And what by chance do you mean by real news? Because
I don’t remember any news accurately portraying Iraq,
not while I was there…so the perspective you have
based on CNN, Fox, The Pentagon Channel or NBC is
probably not the real news either.

You wrote, “I was too busy taking care of my troops,
avoiding car bombs, mortars, and small arms fire to
worry about such complete bull**** as American Idol,
putting my mug on webcams and the nomenclature du jour
of my job.” Shame on you Sandra….for not letting
Chris enjoy the few days he has left with his family,
but worse yet trying to make him feel guilty about it.
Reminding him of the danger he’s about to embark
on….smugly, like he doesn’t already know and needs
your help. Shame on you.

There is not doubt in my mind that Chris’s tour to
Iraq will be life-changing, aren’t they always….it was
for me and it sounds like it was for you as well.

My only hope is that you take a moment to realize that
perhaps he makes jokes and touts his accomplishments
because he is trying to keep a positive attitude…or
maybe just because he’s Chris…either way, I’m not sure
he needs a good scolding right now.

Melissa Allan

Krislynn said...

I agree wholeheartedly with Melissa. Chris is a fantastic PA/broadcaster with energy, drive, creativity and heart. Looks like you've lost a lot of that. Maybe you were disheartened by the war...

Chris is working extremely hard to make this career field a better one. He meets obstacles every step of the way, from cynical folks who don't agree with change, to people who are just scared of change.

It's like he stated the other day, "our career field is under attack." It's absolutely true. We've got less folks and too much to report on, whether it's at home or abroad. Most of us have deployed and you are not the only one to have been to Iraq. Chris has and I'm sure he has not forgotton. That is not an easy thing to get out of your head, as you obviously still haven't forgot.

Chris has made more strides than you will know and he continues to work on better ways to get the message out. Chris may tout his name more often than not, but you know what, it's because he can. He actually wants to make a difference.

Chris, good on you. I'm proud of all you've accomplished and all you're reaching toward. Be safe over there and please don't ever stop being lighthearted and fun. That is what makes people want to listen to you. That being said, you also know how to be serious and I think you do a great job balancing both. Keep it up!!!!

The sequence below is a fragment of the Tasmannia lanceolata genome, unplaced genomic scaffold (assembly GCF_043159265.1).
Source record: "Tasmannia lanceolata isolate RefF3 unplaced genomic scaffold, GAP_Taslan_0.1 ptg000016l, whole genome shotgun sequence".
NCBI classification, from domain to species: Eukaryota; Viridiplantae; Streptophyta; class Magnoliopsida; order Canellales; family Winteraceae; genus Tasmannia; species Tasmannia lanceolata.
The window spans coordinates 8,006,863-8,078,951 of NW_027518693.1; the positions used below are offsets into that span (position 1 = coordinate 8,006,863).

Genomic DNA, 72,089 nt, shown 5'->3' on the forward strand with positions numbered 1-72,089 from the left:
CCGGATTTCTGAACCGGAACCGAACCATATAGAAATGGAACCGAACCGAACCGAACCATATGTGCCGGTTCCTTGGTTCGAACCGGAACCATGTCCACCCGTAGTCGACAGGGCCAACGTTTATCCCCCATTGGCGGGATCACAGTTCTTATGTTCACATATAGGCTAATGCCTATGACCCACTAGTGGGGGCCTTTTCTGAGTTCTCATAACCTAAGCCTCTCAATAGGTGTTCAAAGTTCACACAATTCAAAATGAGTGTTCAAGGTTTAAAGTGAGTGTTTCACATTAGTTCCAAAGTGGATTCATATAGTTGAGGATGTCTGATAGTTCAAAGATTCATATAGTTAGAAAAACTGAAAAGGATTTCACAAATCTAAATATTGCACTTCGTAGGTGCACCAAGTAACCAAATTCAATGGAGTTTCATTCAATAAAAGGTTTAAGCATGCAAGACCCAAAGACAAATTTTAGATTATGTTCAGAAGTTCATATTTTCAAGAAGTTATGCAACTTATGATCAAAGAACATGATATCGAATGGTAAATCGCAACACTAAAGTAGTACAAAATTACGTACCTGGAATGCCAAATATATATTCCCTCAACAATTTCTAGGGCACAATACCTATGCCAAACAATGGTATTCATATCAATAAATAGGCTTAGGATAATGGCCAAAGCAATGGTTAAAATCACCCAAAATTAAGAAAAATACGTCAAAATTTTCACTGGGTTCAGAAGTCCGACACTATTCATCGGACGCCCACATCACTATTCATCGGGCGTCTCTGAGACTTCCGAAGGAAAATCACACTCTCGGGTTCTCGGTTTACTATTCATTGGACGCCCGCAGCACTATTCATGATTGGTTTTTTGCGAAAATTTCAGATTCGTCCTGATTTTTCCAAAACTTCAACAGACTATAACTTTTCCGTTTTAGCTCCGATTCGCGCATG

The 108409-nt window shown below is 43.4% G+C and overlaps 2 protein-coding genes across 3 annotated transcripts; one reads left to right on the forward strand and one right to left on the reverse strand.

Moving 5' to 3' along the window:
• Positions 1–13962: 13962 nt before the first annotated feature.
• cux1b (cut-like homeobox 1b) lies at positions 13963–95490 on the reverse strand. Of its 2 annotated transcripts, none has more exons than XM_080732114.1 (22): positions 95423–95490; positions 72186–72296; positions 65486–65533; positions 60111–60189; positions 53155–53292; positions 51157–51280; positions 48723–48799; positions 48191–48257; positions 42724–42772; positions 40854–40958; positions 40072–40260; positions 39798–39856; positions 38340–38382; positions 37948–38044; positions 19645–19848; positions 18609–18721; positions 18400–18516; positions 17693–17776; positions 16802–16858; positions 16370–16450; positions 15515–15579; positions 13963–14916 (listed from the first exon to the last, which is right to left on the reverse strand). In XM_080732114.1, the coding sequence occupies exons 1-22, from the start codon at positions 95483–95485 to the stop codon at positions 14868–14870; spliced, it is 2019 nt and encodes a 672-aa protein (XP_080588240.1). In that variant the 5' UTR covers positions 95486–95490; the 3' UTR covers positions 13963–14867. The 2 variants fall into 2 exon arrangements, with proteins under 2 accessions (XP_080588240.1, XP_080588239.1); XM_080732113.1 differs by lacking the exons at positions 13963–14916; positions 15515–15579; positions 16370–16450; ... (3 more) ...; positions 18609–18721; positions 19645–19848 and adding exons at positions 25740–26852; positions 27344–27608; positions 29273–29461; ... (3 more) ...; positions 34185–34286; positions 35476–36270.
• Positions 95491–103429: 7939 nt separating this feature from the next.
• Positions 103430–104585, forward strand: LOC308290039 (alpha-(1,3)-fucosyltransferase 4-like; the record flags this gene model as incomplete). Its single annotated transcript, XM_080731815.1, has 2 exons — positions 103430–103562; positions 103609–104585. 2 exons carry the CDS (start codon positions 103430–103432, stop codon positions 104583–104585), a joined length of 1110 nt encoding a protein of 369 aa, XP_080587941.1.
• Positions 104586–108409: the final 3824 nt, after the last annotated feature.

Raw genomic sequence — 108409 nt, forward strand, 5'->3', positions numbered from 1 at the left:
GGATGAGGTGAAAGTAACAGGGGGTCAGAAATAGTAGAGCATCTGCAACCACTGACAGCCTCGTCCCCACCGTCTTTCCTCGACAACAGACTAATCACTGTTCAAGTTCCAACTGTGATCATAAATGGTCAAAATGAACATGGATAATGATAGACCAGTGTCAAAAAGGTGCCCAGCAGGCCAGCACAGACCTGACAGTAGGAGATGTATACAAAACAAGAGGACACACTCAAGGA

Anonymous said...

I am appalled at Sandra's lashing. I speak from a mothers point of view. Chris has been an entertainer almost all of his life. Mostly on the funny end of things. He made the change to broadcasting news while in the military. If I must applaud anyone it would be my son for his loyality to mankind. He has helped make it possible for all of us to know what has been happening in Iraq. This will be his second tour there. If he is compelled to make light of situations then more power to him. There are thousands of us women and men alike who are scared to death about losing a son or daughter in war. Sometimes the lighter the stories the better we are. Sometimes it is hard to hear truths no matter how small when our children are in war zones.
Chris, I love you with all my heart and keep us the good work. Call me before you leave.

mom said...

Chris, Is the Aunt Donna that has posted here your dad's sister? If so, hello Donna. it's been years.

AFN Broadcaster said...


Yes! That is Donna, my Dad's sister.

EVERYONE Else! Thank you very much for the interaction. I enjoy all of the praise and believe it or not appreciate the constructive criticism. I'd like for future posts not to attack individuals, rather the idea(s). More great posts to come!

mom said...

I don't think that anyone was actually attacking anyone. We all have a right to our opinions and that is exactly was was given here. I don't believe that attacks were meant. You just keep up the good work.
Glad to see you are in contact with Donna but what about Mark. I would love to hear from both of them.

mom said...

Hope you don't mind but I gave this site address out to friends.

Anonymous said...
This comment has been removed by a blog administrator.
Sandra said...

Assuming you are the blog administrator, please don't remove anything on my account. This is the very essence of blogging...sparking healthy debate. I am way too evolved to take it personally. You and I both know I have no question of your talent. And if the photo were just among friends, no problem. My whole intention is just a reminder of your audience in this forum. Kind of like you don't tell inside jokes on the air.
Remember, the MNF-I YouTube sight you referenced for me even says it will not post any messages derogatory to the military.
Stay safe. I'm off to seek PTSD therapy, hormone replacement treatment and some anti-beeoch medication.

Anonymous said...

Oh yes, the 'ol AFN crowd! I was wondering what everyone was up to these days? My 'ol boss SSgt Eder has done a great job on creating this blog. Kudos to you Chris! How is Iraq? I might be joining you soon...that is after my training is done. I just earned my commission in the Army.

2LT Guy Gregory

Anonymous said...
This comment has been removed by a blog administrator.
AFN Broadcaster said...

FYI...This blog is a place to attack ideas, not people.